• C. F. Steiss, "Issues Relating to Tax Treaties," in Report of the Proceedings of the Forty-
Fifth Tax Conference, 1993 Conference Report (Toronto: Canadian Tax Foundation, 1994)
Steiss suggests that GAAR could have application in the context of a tax treaty
where the treaty would permit recharacterization of a particular amount, receipt or
distribution, using an example similar to that used by Lindsay, above. He notes
that the application of GAAR as a treaty override in other situations is not clear
and will require judicial determination.
• R. G. Tremblay, "GAAR and Treaty Shopping," in Report of Proceedings of the Forty-
Seventh Tax Conference, 1995 Tax Conference (Toronto: Canadian Tax Foundation, 1996)
Tremblay concludes that, in the absence of an explicit agreement between treaty
partners to allow GAAR to apply, GAAR cannot be applied to limit entitlement to
the benefits of a tax treaty. However, he suggests, citing Lindsay's 1988 article,
that GAAR may be used to determine the meaning of certain terms of a tax treaty
in a restrictive fashion.
• J. G. Russell, "The New Limitation-on-Benefits Article," International Tax Planning feature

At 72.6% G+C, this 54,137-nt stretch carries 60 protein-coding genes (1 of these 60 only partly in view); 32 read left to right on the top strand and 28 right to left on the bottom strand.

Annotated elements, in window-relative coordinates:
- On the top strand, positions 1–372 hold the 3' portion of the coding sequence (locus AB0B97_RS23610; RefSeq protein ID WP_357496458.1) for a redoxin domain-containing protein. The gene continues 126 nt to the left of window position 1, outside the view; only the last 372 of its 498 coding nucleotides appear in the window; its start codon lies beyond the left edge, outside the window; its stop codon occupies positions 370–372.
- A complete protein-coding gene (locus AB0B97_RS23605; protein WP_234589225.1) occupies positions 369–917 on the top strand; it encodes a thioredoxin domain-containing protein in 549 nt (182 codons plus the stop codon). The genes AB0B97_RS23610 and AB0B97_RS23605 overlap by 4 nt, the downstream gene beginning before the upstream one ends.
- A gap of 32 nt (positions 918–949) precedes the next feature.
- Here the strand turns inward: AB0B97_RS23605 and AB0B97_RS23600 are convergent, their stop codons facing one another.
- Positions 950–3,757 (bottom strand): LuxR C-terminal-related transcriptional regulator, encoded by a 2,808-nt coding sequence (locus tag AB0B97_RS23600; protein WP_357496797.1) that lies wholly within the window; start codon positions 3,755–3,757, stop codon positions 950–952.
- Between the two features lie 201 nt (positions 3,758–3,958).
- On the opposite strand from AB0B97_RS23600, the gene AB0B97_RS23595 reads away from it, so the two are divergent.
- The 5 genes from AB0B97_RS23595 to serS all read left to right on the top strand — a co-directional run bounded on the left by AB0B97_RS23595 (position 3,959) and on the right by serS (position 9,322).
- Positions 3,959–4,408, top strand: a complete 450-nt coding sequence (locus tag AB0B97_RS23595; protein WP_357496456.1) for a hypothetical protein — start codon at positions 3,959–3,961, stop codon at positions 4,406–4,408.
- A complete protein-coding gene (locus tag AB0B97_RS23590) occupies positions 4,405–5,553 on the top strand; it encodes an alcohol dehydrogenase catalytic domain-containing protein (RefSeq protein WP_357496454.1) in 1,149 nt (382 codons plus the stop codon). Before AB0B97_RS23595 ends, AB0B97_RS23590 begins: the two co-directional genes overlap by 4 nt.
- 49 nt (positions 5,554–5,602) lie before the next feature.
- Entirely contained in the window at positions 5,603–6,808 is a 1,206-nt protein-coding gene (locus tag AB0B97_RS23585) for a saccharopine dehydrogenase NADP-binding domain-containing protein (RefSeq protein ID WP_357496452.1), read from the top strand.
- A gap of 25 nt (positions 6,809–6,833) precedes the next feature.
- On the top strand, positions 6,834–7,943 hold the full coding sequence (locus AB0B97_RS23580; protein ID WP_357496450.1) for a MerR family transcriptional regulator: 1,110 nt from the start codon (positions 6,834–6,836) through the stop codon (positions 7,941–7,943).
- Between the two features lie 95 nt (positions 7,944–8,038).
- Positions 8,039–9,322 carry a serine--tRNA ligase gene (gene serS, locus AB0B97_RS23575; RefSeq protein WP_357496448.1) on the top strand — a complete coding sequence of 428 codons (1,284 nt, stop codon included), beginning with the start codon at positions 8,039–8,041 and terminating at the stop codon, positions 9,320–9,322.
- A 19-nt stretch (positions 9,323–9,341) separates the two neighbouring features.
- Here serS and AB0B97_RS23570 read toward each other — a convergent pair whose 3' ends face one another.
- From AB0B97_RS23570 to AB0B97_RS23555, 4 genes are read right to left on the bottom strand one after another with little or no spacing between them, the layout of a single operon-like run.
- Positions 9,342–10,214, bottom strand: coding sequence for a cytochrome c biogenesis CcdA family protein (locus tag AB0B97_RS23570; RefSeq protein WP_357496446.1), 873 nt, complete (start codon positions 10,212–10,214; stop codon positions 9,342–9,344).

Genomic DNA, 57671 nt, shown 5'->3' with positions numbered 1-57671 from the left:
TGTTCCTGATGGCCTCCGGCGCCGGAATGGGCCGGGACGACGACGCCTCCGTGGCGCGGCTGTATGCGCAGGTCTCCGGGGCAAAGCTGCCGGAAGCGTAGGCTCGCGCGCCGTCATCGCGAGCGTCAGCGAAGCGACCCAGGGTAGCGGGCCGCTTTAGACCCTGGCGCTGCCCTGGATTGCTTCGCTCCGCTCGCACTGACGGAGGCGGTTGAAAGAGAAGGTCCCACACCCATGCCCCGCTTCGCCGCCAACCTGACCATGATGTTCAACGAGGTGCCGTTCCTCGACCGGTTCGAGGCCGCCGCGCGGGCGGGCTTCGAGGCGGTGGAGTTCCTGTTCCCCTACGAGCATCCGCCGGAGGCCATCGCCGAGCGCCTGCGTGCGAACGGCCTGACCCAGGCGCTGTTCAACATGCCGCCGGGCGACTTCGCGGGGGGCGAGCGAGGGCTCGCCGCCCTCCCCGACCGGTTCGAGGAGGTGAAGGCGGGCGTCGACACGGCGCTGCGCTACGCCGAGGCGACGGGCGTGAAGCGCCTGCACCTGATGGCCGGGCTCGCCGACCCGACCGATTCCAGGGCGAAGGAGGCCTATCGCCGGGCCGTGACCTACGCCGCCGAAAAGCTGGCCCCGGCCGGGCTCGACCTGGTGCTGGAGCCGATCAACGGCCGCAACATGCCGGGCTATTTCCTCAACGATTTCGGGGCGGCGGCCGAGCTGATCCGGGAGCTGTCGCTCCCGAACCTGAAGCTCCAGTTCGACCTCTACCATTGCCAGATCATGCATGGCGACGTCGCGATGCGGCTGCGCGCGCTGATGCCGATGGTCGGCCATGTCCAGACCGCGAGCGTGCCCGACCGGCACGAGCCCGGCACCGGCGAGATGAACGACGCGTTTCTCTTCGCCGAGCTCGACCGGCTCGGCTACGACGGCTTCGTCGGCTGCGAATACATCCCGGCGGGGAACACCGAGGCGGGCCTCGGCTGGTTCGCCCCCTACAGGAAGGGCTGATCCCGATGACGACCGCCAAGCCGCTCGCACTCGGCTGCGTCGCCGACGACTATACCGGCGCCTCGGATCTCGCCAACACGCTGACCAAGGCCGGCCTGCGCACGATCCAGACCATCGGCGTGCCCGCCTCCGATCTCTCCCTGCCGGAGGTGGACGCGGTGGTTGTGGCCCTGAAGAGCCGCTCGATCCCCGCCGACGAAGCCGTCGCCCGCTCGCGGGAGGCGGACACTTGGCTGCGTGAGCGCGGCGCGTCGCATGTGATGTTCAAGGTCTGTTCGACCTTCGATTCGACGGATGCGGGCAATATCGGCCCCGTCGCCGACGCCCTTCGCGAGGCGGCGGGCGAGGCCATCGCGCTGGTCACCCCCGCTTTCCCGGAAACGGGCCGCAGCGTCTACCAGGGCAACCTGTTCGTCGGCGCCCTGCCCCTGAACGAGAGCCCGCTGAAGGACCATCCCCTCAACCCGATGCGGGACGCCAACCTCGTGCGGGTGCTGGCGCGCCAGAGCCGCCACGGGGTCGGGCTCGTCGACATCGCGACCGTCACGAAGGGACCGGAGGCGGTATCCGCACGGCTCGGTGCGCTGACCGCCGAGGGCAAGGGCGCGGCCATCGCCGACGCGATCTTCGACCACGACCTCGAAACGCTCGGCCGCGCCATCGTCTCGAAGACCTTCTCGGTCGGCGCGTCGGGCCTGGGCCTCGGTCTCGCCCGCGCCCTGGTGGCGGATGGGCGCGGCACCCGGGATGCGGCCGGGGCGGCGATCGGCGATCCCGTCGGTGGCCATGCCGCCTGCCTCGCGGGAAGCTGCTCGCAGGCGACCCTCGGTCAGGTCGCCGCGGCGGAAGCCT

(1995) 43:4 Canadian Tax Journal 964-82.
Russell expresses uncertainty as to whether GAAR could be applied to a tax
treaty without amending the Income Tax Conventions Interpretation Act, and
(less) continuing uncertainty even if such amendments are made.
• J. N. Gregory. "Disposing of Canadian Business by Non-Residents: A Canadian
Perspective" in Income Tax and GST Planning for the Purchase, Sale and Canada-U.S.
Expansion of a Business, 1996 Corporate Management Tax Conference (Toronto: Canadian
Tax Foundation, 1996) 22:1-17.
Gregory concludes that while GAAR may play a restricted role in definitional
matters relating to tax treaties as suggested by others referred to above, it is
doubtful that GAAR has general application to tax treaties beyond this narrow
• J. Li & D. Sandler, "The Relationship Between Domestic Anti-Avoidance Legislation and
Tax Treaties" (1997) 45:5 Canadian Tax Journal 891-958.
The authors conclude that GAAR cannot apply to a transaction whose sole